I've got a directory where I keep all sorts of little snippets of python
    code for testing. When I start up python in that directory, I get the
    error I reported. It turns out, I've got a file called "string.py" in it,
    with the contents:

    ----------------------------
    Roy-Smiths-Computer:play$ cat string.py
    #!/usr/bin/env python

    class myString (str):
    def __init__ (self, value):
    self.value = value

    def plural (self):
    if self.value[-1] in "sz":
    return self.value + "es";
    else:
    return self.value + "s";

    foo = myString("foo")
    bar = myString("bar")
    baz = myString("baz")

    print foo.plural(), bar.plural(), baz.plural()
    print foo.capitalize()
    ----------------------------

    something in the help system must be doing an "import string".
     
    Roy Smith, Aug 10, 2005
    #3
  4. Roy Smith wrote:
    > No, that works fine. But, now I can't even reproduce the error I reported
    > earlier (when I try, I get the help message as expected). And, yes, that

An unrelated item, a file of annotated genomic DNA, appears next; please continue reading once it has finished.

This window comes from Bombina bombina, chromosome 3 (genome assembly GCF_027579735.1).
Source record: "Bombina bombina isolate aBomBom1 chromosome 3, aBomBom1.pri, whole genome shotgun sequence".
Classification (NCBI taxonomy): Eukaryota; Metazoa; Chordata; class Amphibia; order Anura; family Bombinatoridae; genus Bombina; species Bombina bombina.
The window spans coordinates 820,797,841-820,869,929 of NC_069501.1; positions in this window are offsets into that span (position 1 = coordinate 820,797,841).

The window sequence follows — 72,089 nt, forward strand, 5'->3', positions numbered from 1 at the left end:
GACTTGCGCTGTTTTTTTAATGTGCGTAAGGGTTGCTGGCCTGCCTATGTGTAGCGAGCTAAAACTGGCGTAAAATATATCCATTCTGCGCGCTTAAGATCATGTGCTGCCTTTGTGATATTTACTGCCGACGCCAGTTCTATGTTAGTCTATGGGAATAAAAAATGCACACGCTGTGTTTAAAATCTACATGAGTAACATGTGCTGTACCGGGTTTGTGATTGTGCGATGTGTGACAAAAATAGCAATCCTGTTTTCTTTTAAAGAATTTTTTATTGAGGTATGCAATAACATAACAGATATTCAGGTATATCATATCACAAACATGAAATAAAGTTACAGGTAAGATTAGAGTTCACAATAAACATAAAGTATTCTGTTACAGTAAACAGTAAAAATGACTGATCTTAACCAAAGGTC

> was with a brand new interpreter session. Strange.


    Perhaps you were running Python from a directory with a file called
    string.py?
     
    Leif K-Brooks, Aug 10, 2005
    #4
  5. Delaney, Timothy (Tim)

    Ben Finney Guest

    Roy Smith <> wrote:
    > I've got a directory where I keep all sorts of little snippets of
    > python code for testing. When I start up python in that directory,
    > I get the error I reported. It turns out, I've got a file called
    > "string.py" in it [...]
    >
    > something in the help system must be doing an "import string".


    All hail the coming of PEP 328:

    <URL:http://www.python.org/peps/pep-0328.html>

    --
    \ "The best ad-libs are rehearsed." -- Graham Kennedy |
    `\ |
    _o__) |
    Ben Finney
     
    Ben Finney, Aug 10, 2005
    #5
  6. Delaney, Timothy (Tim)

    Peter Hansen Guest

    Ben Finney wrote:
    > Roy Smith <> wrote:
    >
    >>I've got a directory where I keep all sorts of little snippets of
    >>python code for testing. When I start up python in that directory,
    >>I get the error I reported. It turns out, I've got a file called
    >>"string.py" in it [...]
    >>
    >>something in the help system must be doing an "import string".

    >
    > All hail the coming of PEP 328:
    >
    > <URL:http://www.python.org/peps/pep-0328.html>


    Which, unless I misunderstand, would do nothing to change the behaviour
    of the OP's situation unless the mistakingly named "string.py" module